The Nemesis are a different story all together. They show up at fixed intervals throughout the campaign and force the players to fight them. Each of these fights is unique, challenging, and often devastating. Careful planning, preparation, and tactical considerations need to be made during these fights, and each has the potential to go poorly for even the most prepared survivors. They almost exist as a reminder to the players that, no matter how well they are doing, their survivors are the bottom of the food chain, and they should never forget that. They are challenging, terrifying and, when players manage to emerge victorious, exhilarating.
The campaign itself is broken down into Lantern Years, with each year composed of a Settlement Phase, a Hunt Phase, and a Showdown with the chosen quarry, with many Lantern Years also presenting the players with special events that they need to deal with. The Hunt and Showdown phases are self explanatory, but the Settlement Phase is where most of the truly memorable events and decisions take place, and where the players have to make the decisions that will effect the settlement as a whole and decide how and where to spend the resources gained from successfully hunting and slaying a monster. The choices are rarely straightforward, and the number of resources on hand, even after successful hunts, is almost never enough to do everything that the players will want to do at any one time.
Kingdom Death: Monster rests firmly on three cornerstones. The components are sensational; the storytelling is amazing, rivaled only by tabletop RPGs such as D&D and Pathfinder; and the mechanics are rock solid. The sheer breadth, depth, and weight of the game should show cracks forming in the veneer, and there are some ambiguities in the rules and various card interactions, but, considering the sheer scope of the game, it is incredible that it all works together so seamlessly. It’s abundantly clear that the large gap of time from the end of the Kickstarter until the final arrival of the game was spent polishing Kingdom Death: Monster to an incredible shine.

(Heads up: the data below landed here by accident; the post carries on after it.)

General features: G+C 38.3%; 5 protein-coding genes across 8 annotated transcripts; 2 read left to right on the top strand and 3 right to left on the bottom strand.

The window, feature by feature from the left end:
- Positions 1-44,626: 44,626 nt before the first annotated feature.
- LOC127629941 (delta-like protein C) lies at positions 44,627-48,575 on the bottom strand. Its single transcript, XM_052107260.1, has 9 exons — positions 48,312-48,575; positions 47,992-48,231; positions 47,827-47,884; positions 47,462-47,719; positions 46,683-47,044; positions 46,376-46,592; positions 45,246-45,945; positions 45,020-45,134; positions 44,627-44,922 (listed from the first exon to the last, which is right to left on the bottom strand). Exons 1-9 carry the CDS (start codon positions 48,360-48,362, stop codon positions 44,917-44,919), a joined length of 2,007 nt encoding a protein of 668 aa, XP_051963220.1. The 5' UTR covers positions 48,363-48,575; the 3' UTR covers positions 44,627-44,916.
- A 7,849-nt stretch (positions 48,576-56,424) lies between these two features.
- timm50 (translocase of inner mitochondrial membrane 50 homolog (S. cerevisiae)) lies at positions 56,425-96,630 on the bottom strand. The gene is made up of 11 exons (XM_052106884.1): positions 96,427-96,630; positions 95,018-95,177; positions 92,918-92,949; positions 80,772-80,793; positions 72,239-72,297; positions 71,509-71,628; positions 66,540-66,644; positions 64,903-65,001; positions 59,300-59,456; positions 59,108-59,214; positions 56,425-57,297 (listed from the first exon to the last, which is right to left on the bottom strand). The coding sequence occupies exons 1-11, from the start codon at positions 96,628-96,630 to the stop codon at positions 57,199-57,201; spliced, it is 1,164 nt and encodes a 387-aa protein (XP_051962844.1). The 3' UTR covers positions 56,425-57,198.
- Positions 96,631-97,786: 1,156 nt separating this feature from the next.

A note on solo play: Kingdom Death: Monster provides an excellent solo experience, although there are some situations in the game that are obviously designed to be experienced by multiple players. Even then, there are little tweaks written directly into those events that give a nod to the solo player. It is definitely better with multiple players, but only just.
A note on play time: A Kingdom Death: Monster campaign is most easily broken down into Lantern Year chunks, with each Lantern Year averaging 1 – 2 hours in length at the beginning of a campaign and stretching into the 2+ hour mark towards the end of a successful campaign, including set-up and tear-down. A successful campaign will easily provide 30+ hours of play time if the players are trying to finish the campaign at its earliest possible resolution point, and can stretch much longer.
A note on “chrome”: The components in Kingdom Death: Monster are second to none. The art is amazing, the cardboard is top quality and the plastic miniatures are stunning. The miniatures are all model kits, so prepare to spend some time constructing them. While the construction can appear to be a daunting task, there are some excellent resources, such as VibrantLantern.com, that proved step by step, easy to follow instructions.
The bottom line:
Kingdom Death: Monster is amazing, it’s deep, it’s fascinating, it’s thought provoking, it’s complex, it’s genre redefining, and it’s expensive, yet it’s worth every penny. It’s a game that should only appeal to the most niche of audiences yet takes hold of every person that I’ve shown it too. It came to fruition on the strength of its incredible miniatures and shot into the stratosphere on the strength of its gameplay. The amount of content in the base game is staggering, and with the sheer volume of expansion content on the very near horizon it has the potential to become a hobby unto itself.
Get this game if:
You want the deepest, most emotionally engaging board game available.
You want a game with persistent characters who grow in personality as much as power and face the possibility of permanent death.
You like campaign driven games.
You want to make meaningful, difficult decisions.
Avoid this game if:
You hate any game that contains dice.
You avoid games with adult themes such as nudity, violence, and death.
The copy of Kingdom Death: Monster used for this review was purchased by the reviewer.
Kingdom Death is an instant classic. No game before has done what it does, and it's hard to imagine any game willing to take the risk to try to outdo it. The core game offers an insane amount of content that is only going to grow exponentially as the expansions are released.